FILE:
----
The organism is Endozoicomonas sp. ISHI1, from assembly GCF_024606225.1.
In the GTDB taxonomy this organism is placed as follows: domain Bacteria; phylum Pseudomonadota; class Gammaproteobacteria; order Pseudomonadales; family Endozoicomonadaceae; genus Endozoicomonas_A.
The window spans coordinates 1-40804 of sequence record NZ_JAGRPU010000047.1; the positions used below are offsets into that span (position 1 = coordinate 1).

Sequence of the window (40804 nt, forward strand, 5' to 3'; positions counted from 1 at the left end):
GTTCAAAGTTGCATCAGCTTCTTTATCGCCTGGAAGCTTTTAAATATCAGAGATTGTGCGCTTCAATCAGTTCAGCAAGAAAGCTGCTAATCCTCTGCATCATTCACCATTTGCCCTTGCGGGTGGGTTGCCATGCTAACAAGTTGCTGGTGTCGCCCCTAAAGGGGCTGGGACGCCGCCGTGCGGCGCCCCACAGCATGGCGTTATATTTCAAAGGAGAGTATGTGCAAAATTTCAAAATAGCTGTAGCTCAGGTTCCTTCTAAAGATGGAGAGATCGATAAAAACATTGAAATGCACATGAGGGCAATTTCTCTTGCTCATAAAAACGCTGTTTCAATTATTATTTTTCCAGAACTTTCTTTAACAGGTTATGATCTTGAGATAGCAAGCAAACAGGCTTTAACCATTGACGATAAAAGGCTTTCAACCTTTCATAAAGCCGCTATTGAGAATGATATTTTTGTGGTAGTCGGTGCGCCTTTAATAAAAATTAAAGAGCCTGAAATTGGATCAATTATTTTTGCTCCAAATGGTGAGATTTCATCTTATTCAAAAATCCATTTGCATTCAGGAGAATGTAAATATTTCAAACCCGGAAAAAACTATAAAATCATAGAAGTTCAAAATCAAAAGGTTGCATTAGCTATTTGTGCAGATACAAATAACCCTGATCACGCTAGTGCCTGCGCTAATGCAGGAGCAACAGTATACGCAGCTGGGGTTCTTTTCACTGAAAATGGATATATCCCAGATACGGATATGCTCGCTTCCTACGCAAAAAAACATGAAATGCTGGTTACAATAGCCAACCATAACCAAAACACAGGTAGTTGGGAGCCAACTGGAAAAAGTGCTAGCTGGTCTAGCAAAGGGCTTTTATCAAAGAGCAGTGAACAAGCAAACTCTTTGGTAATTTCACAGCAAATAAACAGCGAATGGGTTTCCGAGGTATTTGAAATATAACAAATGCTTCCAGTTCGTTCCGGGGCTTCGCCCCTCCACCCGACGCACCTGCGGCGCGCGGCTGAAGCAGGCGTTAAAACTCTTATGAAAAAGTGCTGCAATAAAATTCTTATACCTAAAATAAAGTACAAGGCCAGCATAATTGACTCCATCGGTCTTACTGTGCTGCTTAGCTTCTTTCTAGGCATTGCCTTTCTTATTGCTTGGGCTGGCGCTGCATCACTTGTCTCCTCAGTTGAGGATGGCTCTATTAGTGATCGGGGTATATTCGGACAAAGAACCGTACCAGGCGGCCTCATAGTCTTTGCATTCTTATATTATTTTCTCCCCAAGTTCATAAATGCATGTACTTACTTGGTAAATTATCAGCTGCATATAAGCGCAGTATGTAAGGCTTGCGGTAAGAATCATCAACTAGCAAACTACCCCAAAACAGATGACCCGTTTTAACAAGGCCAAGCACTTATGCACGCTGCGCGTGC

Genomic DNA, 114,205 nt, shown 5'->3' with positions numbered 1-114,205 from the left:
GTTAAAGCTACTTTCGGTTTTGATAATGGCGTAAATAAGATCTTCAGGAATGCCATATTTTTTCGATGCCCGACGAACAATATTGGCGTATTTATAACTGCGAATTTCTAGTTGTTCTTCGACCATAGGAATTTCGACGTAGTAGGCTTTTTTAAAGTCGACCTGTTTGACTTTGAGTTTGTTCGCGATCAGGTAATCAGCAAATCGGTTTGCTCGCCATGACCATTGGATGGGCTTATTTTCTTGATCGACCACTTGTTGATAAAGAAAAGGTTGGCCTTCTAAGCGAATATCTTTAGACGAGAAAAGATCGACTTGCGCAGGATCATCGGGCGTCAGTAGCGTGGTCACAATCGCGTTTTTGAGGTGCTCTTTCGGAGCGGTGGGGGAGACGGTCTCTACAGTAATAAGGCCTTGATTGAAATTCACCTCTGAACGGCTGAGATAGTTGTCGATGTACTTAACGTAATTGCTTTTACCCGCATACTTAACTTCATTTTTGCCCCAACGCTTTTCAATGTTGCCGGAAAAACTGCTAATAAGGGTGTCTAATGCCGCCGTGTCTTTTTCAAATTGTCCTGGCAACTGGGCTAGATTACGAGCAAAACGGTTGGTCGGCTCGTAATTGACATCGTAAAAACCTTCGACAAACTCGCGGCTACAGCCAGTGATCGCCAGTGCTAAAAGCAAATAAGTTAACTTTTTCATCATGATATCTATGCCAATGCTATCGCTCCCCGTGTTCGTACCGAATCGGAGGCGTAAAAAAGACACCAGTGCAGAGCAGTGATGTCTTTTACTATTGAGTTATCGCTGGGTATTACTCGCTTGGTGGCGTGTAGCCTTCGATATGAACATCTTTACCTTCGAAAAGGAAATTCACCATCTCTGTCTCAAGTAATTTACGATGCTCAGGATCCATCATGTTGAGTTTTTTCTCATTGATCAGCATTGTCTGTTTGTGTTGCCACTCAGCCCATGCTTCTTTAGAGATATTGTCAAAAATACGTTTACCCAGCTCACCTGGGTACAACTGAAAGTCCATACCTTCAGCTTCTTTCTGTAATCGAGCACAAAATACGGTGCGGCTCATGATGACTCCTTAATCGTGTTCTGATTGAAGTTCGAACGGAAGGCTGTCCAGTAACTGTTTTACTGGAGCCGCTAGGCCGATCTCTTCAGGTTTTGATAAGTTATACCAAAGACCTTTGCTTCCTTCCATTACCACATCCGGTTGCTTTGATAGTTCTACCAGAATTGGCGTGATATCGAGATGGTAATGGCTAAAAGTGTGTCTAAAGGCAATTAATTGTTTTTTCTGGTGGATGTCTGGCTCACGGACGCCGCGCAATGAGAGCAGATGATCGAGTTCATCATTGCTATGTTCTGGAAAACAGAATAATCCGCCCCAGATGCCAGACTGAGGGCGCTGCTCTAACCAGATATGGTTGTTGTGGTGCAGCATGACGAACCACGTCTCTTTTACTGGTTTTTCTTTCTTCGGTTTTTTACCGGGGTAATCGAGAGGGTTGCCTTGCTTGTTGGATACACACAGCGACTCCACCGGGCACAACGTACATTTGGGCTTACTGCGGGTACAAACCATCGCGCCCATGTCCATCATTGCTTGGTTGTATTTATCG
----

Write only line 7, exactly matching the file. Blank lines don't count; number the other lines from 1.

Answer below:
GTTAAAGCTACTTTCGGTTTTGATAATGGCGTAAATAAGATCTTCAGGAATGCCATATTTTTTCGATGCCCGACGAACAATATTGGCGTATTTATAACTGCGAATTTCTAGTTGTTCTTCGACCATAGGAATTTCGACGTAGTAGGCTTTTTTAAAGTCGACCTGTTTGACTTTGAGTTTGTTCGCGATCAGGTAATCAGCAAATCGGTTTGCTCGCCATGACCATTGGATGGGCTTATTTTCTTGATCGACCACTTGTTGATAAAGAAAAGGTTGGCCTTCTAAGCGAATATCTTTAGACGAGAAAAGATCGACTTGCGCAGGATCATCGGGCGTCAGTAGCGTGGTCACAATCGCGTTTTTGAGGTGCTCTTTCGGAGCGGTGGGGGAGACGGTCTCTACAGTAATAAGGCCTTGATTGAAATTCACCTCTGAACGGCTGAGATAGTTGTCGATGTACTTAACGTAATTGCTTTTACCCGCATACTTAACTTCATTTTTGCCCCAACGCTTTTCAATGTTGCCGGAAAAACTGCTAATAAGGGTGTCTAATGCCGCCGTGTCTTTTTCAAATTGTCCTGGCAACTGGGCTAGATTACGAGCAAAACGGTTGGTCGGCTCGTAATTGACATCGTAAAAACCTTCGACAAACTCGCGGCTACAGCCAGTGATCGCCAGTGCTAAAAGCAAATAAGTTAACTTTTTCATCATGATATCTATGCCAATGCTATCGCTCCCCGTGTTCGTACCGAATCGGAGGCGTAAAAAAGACACCAGTGCAGAGCAGTGATGTCTTTTACTATTGAGTTATCGCTGGGTATTACTCGCTTGGTGGCGTGTAGCCTTCGATATGAACATCTTTACCTTCGAAAAGGAAATTCACCATCTCTGTCTCAAGTAATTTACGATGCTCAGGATCCATCATGTTGAGTTTTTTCTCATTGATCAGCATTGTCTGTTTGTGTTGCCACTCAGCCCATGCTTCTTTAGAGATATTGTCAAAAATACGTTTACCCAGCTCACCTGGGTACAACTGAAAGTCCATACCTTCAGCTTCTTTCTGTAATCGAGCACAAAATACGGTGCGGCTCATGATGACTCCTTAATCGTGTTCTGATTGAAGTTCGAACGGAAGGCTGTCCAGTAACTGTTTTACTGGAGCCGCTAGGCCGATCTCTTCAGGTTTTGATAAGTTATACCAAAGACCTTTGCTTCCTTCCATTACCACATCCGGTTGCTTTGATAGTTCTACCAGAATTGGCGTGATATCGAGATGGTAATGGCTAAAAGTGTGTCTAAAGGCAATTAATTGTTTTTTCTGGTGGATGTCTGGCTCACGGACGCCGCGCAATGAGAGCAGATGATCGAGTTCATCATTGCTATGTTCTGGAAAACAGAATAATCCGCCCCAGATGCCAGACTGAGGGCGCTGCTCTAACCAGATATGGTTGTTGTGGTGCAGCATGACGAACCACGTCTCTTTTACTGGTTTTTCTTTCTTCGGTTTTTTACCGGGGTAATCGAGAGGGTTGCCTTGCTTGTTGGATACACACAGCGACTCCACCGGGCACAACGTACATTTGGGCTTACTGCGGGTACAAACCATCGCGCCCATGTCCATCATTGCTTGGTTGTATTTATCG